You break it, you own it. That’s what I was told as a child. But for today’s billionaires, it seems like the opposite is true.
“You own it, you can break it” — at least if you’re rich enough.
Just look at Elon Musk.
He paid a fortune for Twitter and is now busily destroying it — firing half its employees and driving out even more, causing chaos on the platform, making advertisers flee, and threatening bankruptcy.
Or consider Sam Bankman-Fried, who became a billionaire after founding the popular cryptocurrency exchange FTX — until he drove the company into bankruptcy.
Seems FTX was a Ponzi scheme that got out of hand. At least $1 billion in customer funds is reportedly missing.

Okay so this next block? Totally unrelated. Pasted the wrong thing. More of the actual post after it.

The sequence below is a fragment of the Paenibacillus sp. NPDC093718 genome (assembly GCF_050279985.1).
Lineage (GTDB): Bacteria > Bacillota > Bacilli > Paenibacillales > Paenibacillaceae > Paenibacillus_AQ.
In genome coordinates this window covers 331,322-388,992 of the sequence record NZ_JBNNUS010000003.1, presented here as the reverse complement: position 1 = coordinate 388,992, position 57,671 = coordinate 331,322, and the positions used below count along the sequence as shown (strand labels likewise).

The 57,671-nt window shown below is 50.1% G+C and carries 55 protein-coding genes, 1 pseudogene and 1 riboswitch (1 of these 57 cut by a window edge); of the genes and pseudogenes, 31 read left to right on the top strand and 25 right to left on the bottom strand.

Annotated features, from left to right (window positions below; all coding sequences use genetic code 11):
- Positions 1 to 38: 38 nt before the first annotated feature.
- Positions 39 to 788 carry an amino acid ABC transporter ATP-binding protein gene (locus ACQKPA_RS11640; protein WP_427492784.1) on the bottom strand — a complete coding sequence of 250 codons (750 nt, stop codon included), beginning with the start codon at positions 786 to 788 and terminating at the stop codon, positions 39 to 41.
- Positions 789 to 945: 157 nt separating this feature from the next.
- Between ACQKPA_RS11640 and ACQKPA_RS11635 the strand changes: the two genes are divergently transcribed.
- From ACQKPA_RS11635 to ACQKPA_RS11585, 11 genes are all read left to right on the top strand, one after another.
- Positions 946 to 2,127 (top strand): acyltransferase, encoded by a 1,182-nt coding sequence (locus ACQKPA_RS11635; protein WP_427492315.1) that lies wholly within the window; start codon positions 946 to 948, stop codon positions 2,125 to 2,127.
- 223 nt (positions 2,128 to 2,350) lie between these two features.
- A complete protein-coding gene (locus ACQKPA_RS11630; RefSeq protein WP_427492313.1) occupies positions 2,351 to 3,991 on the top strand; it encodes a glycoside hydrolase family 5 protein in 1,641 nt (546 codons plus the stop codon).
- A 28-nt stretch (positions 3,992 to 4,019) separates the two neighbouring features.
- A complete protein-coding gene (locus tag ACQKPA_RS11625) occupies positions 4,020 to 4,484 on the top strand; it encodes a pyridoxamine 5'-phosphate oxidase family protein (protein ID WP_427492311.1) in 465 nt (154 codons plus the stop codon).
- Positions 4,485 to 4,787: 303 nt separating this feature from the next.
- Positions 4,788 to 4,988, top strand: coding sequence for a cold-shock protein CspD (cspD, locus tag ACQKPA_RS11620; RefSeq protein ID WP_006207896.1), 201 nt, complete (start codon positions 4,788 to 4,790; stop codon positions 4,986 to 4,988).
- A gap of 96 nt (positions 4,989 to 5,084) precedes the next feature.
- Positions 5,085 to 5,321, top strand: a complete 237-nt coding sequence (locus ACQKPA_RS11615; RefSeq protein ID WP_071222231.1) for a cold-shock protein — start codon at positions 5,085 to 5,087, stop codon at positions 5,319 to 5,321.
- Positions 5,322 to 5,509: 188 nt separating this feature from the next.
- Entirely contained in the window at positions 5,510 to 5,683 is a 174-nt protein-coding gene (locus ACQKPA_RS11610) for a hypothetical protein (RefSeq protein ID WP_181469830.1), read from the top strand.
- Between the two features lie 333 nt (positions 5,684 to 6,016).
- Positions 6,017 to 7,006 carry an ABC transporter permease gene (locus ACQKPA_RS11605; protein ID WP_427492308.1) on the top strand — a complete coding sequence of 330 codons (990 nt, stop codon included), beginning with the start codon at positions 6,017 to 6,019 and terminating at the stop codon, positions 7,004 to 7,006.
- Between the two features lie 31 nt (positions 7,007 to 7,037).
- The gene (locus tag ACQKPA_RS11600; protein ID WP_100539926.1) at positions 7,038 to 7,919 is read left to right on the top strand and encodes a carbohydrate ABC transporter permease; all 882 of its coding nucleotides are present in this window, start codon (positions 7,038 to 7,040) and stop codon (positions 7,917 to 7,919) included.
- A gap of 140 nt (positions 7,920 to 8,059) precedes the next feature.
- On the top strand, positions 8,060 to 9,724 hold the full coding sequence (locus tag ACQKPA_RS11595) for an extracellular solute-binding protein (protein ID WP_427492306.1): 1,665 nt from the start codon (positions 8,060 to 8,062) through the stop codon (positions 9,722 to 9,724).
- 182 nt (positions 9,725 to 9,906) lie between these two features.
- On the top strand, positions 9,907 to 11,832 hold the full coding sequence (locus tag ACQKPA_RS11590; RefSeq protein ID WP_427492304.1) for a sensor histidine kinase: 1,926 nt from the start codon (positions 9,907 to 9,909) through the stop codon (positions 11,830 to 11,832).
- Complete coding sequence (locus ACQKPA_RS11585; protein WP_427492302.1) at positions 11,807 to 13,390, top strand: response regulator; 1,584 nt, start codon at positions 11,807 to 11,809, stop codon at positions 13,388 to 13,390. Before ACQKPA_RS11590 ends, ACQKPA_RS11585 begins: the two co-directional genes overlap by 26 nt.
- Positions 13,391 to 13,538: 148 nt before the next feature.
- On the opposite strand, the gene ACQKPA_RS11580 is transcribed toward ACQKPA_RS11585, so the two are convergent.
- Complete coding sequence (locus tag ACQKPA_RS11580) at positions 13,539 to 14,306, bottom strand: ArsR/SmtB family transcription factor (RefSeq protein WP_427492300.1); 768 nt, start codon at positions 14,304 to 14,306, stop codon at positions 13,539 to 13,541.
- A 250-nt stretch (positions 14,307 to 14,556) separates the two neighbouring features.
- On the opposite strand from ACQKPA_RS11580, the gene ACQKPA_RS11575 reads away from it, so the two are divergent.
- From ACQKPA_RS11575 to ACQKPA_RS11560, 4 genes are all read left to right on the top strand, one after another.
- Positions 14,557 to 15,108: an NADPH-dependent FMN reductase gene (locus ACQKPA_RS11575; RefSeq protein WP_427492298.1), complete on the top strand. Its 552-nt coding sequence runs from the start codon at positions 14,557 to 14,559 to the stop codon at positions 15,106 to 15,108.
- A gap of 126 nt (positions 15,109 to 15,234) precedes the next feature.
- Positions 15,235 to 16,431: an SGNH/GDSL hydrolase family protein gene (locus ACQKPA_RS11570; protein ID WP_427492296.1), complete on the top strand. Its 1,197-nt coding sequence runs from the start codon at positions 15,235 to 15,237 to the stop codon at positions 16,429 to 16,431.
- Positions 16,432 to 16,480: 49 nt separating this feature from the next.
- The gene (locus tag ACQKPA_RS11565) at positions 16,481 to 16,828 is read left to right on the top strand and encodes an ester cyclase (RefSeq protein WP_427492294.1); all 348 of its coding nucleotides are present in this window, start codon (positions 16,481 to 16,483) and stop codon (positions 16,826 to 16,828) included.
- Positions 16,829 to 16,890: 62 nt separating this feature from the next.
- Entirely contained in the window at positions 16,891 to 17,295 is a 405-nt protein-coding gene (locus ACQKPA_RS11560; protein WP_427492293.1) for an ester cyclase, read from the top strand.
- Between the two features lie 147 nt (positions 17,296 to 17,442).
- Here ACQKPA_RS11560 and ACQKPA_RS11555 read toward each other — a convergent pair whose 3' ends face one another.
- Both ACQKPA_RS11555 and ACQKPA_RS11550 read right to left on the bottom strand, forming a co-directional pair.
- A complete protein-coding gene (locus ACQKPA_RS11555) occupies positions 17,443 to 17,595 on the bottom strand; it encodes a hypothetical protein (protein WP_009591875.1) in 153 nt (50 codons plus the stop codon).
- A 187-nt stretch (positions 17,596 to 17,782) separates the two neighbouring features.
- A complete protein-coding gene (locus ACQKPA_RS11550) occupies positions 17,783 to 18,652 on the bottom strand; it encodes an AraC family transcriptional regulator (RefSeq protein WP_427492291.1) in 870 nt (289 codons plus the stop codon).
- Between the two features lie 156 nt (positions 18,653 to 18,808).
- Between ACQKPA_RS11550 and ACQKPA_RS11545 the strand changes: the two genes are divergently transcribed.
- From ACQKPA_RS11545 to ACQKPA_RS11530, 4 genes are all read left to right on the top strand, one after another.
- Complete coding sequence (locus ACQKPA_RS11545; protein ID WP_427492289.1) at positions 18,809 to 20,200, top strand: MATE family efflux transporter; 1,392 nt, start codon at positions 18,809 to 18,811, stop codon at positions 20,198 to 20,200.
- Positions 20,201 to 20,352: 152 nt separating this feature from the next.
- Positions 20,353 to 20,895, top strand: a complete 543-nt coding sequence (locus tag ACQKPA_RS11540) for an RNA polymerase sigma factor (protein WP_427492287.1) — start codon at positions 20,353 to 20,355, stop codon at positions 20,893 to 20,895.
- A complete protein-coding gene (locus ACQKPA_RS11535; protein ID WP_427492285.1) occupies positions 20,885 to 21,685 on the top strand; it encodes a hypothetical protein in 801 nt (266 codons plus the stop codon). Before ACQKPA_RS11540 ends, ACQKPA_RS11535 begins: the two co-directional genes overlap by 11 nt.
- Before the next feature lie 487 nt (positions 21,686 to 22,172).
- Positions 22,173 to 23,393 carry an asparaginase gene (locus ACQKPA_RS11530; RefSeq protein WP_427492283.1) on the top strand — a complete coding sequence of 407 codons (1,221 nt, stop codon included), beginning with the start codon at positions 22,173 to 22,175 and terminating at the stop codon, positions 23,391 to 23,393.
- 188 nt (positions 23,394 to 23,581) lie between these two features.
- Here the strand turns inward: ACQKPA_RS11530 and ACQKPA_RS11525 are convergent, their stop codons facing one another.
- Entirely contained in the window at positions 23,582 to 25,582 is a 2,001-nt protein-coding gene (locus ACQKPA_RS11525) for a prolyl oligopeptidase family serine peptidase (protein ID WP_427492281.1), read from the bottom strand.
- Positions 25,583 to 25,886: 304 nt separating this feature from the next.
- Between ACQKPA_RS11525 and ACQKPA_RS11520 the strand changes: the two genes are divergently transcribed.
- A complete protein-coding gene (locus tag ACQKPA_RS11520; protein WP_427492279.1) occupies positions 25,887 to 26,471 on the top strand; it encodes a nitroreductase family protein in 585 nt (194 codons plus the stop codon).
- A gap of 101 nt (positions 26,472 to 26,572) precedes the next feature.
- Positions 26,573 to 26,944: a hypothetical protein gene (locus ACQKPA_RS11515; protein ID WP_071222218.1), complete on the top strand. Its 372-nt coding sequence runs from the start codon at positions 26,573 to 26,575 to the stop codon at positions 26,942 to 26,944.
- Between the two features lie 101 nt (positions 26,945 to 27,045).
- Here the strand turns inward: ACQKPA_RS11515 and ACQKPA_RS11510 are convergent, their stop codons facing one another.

These billionaires are presumed to be free from responsibility because they own what they’ve had a hand in destroying. So under the rules of capitalism, they have a right to do whatever they want with their money. Right?
Wrong. Millions have come to rely on Twitter as a vital source of information and connection. Investors put their money — and trust — in FTX. These people aren’t mere collateral damage. They’re bearing a big part of the cost.
“You own it, you can break it” is a careless norm for a complex society.
Do we really think that the super-wealthy should be allowed to control so much wealth and wield so much influence?
Absolutely not. We need stronger laws protecting the rest of us from the recklessness of these so-called “disruptors.”